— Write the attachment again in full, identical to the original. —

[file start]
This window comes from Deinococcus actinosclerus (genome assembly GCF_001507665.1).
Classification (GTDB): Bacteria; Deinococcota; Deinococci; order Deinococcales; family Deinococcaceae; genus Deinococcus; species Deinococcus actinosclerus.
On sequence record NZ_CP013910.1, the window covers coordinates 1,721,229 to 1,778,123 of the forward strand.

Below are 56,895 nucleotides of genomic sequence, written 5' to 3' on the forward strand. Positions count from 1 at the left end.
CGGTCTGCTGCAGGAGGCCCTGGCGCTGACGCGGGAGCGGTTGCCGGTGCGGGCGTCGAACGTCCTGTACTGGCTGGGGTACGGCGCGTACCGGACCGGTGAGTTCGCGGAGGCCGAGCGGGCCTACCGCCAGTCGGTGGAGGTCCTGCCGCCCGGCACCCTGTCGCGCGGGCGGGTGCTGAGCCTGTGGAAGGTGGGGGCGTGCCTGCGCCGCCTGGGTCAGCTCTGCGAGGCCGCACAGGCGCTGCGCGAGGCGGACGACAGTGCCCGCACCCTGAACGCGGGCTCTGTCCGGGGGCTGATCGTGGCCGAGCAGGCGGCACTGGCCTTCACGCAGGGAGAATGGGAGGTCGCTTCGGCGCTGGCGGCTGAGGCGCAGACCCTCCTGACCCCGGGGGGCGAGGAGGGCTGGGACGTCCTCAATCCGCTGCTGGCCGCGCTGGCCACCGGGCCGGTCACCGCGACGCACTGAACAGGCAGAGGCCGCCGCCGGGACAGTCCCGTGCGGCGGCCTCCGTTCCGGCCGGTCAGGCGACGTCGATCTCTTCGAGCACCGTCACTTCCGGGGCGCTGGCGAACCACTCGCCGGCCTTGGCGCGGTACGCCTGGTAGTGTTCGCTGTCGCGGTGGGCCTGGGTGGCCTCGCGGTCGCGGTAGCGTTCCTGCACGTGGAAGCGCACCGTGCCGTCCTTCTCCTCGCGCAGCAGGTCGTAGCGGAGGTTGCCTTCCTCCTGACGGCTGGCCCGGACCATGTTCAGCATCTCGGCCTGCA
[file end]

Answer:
This window comes from Deinococcus actinosclerus (genome assembly GCF_001507665.1).
Classification (GTDB): Bacteria; Deinococcota; Deinococci; order Deinococcales; family Deinococcaceae; genus Deinococcus; species Deinococcus actinosclerus.
On sequence record NZ_CP013910.1, the window covers coordinates 1,721,229 to 1,778,123 of the forward strand.

Below are 56,895 nucleotides of genomic sequence, written 5' to 3' on the forward strand. Positions count from 1 at the left end.
CGGTCTGCTGCAGGAGGCCCTGGCGCTGACGCGGGAGCGGTTGCCGGTGCGGGCGTCGAACGTCCTGTACTGGCTGGGGTACGGCGCGTACCGGACCGGTGAGTTCGCGGAGGCCGAGCGGGCCTACCGCCAGTCGGTGGAGGTCCTGCCGCCCGGCACCCTGTCGCGCGGGCGGGTGCTGAGCCTGTGGAAGGTGGGGGCGTGCCTGCGCCGCCTGGGTCAGCTCTGCGAGGCCGCACAGGCGCTGCGCGAGGCGGACGACAGTGCCCGCACCCTGAACGCGGGCTCTGTCCGGGGGCTGATCGTGGCCGAGCAGGCGGCACTGGCCTTCACGCAGGGAGAATGGGAGGTCGCTTCGGCGCTGGCGGCTGAGGCGCAGACCCTCCTGACCCCGGGGGGCGAGGAGGGCTGGGACGTCCTCAATCCGCTGCTGGCCGCGCTGGCCACCGGGCCGGTCACCGCGACGCACTGAACAGGCAGAGGCCGCCGCCGGGACAGTCCCGTGCGGCGGCCTCCGTTCCGGCCGGTCAGGCGACGTCGATCTCTTCGAGCACCGTCACTTCCGGGGCGCTGGCGAACCACTCGCCGGCCTTGGCGCGGTACGCCTGGTAGTGTTCGCTGTCGCGGTGGGCCTGGGTGGCCTCGCGGTCGCGGTAGCGTTCCTGCACGTGGAAGCGCACCGTGCCGTCCTTCTCCTCGCGCAGCAGGTCGTAGCGGAGGTTGCCTTCCTCCTGACGGCTGGCCCGGACCATGTTCAGCATCTCGGCCTGCA